When a potentially devastating storm system appears, researchers look at real-time data from satellites to assess its path and intensity. While government institutions are mostly in charge of short-term forecasts, expert researchers are often consulted to offer recommendations. Having a slow system means longer wait times. However, lowering the model resolution to speed up calculations is also inadvisable, since it runs the risk of producing data that’s too rough to provide actionable intelligence. Often, it is necessary to conduct dozens of simulations, if not more, in order to produce results that are of the highest quality.
The team worked with GIGABYTE to assemble a new computing cluster with four nodes for their lab. The G221-Z30 GPU server acts as the control node. Three W291-Z00 tower servers are used for the other nodes. The result is a fast and powerful cluster unlike any the lab has ever seen.
CPU-intensive tasks such as weather and ocean modelling applications can now be carried out without a hiccup, delivering critical information in a timely manner. Shibayama Lab estimates the waiting time for simulation results has decreased by 75%. The cluster can also run multiple simulations simultaneously via parallel computing, which is important to run multiple configurations of the same natural disaster, or to simulate different disasters at the same time.
《Glossary: What is Parallel Computing?》
Historical and future simulations of storm wave conditions in the Baltic Sea. Studies suggest we can expect future storms to become stronger under extreme climate warming scenarios, such as those outlined in the CMIP5 models presented in the IPCC Fifth Assessment Report. (Images provided by Shibayama Lab)
Not only are the simulations produced more quickly, they are also highly detailed. For example, in evacuation simulations, a blip on the display used to correspond to a hundred people. It can now be enhanced to represent each individual evacuee. This degree of detail guarantees that no aspect of the disaster is neglected, and no one is left behind.
Needless to say, the scientists are deeply impressed. They highlight three reasons why GIGABYTE has been the right choice for their vital research.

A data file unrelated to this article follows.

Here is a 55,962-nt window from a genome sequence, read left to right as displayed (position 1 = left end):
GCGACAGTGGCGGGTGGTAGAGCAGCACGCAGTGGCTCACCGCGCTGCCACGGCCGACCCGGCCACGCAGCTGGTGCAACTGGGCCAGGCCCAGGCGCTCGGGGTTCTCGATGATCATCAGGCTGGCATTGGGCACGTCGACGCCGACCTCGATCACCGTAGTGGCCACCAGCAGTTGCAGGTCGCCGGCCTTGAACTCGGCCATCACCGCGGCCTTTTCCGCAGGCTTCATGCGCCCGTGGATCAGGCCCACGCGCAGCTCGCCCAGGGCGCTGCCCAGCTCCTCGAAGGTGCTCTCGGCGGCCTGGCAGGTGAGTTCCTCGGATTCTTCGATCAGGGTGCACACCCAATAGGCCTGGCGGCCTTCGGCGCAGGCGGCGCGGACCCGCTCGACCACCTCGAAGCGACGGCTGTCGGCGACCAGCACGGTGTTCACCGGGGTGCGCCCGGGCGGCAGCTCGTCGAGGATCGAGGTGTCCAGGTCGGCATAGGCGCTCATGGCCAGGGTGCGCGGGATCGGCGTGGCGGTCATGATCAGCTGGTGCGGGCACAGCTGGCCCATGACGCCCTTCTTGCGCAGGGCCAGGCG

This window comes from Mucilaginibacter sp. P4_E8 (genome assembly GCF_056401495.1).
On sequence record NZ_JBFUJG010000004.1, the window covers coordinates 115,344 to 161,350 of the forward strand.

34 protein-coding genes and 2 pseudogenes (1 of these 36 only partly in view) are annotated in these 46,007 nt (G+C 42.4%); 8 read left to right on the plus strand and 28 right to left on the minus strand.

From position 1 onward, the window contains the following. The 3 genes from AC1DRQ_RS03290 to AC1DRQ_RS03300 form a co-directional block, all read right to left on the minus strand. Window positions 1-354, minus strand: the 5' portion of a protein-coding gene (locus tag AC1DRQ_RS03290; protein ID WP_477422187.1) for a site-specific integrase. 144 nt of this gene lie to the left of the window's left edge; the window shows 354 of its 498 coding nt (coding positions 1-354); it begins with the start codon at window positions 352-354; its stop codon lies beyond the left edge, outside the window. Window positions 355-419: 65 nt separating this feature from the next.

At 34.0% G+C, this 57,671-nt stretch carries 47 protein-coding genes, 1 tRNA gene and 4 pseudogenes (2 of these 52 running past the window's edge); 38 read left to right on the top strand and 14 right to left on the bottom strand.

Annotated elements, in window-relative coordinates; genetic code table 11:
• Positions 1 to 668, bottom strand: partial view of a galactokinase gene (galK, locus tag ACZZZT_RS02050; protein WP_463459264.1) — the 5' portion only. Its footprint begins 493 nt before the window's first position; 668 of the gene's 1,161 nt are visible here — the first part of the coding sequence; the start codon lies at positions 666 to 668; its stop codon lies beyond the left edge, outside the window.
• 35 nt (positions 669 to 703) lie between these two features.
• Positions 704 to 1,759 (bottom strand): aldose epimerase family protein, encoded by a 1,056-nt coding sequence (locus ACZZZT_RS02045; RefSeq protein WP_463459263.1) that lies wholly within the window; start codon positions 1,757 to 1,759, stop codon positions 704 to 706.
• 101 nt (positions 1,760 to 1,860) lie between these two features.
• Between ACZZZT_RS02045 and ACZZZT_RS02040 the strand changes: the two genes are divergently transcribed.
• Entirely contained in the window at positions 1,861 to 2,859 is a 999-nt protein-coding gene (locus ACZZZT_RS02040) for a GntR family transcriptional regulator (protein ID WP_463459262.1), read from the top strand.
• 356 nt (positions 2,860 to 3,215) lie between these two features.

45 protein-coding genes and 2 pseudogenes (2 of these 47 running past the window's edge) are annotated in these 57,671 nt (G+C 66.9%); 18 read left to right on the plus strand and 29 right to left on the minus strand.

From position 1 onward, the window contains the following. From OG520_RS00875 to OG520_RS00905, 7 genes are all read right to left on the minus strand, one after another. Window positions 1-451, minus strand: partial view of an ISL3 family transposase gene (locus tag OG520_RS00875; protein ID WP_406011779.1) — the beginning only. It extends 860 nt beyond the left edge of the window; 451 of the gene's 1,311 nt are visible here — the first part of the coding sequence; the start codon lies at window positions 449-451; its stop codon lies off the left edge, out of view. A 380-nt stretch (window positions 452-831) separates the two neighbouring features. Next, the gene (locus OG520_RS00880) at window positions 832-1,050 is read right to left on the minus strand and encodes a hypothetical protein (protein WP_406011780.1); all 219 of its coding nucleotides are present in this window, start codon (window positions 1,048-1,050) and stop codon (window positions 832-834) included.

One: AMD EPYC™ Processors and GIGABYTE’s Expert Consultation
From the beginning, the team at Shibayama Lab knew they wanted systems that ran on AMD EPYC™ processors, an innovative alternative for the x86 space that boasts superb performance and security. A researcher at the lab describes the process:
“We wanted the AMD CPU because it has more cores and threads than what we had, but we were not sure which servers to choose. Fortunately, GIGABYTE provided the most suitable solution for our needs.”
The G221-Z30 GPU Server acts as the control node of the cluster due to its excellent performance. It also has ample storage space, eliminating the need for external hard drives.
GIGABYTE drew on its years of experience and expertise to recommend the W291-Z00 from its tower server product line and the G221-Z30 from its GPU server product line. Both run on AMD EPYC™ processors, which feature 32 cores, 8 memory channels, and 128 PCIe lanes. These high-performance CPUs satisfy the team’s wish to run simulations faster in less time. The G221-Z30 acts as the control node due to its excellent performance, as well as its impressive storage capacity, which lets the users store essential files in the system without the need for external hard drives.
What’s more, the GIGABYTE solution is outfitted with a massive amount of RAM, which is required to render exquisitely detailed models. The simulation can now display a much larger area at a much higher resolution. More information translates to greater accuracy in the lab’s observations and predictions.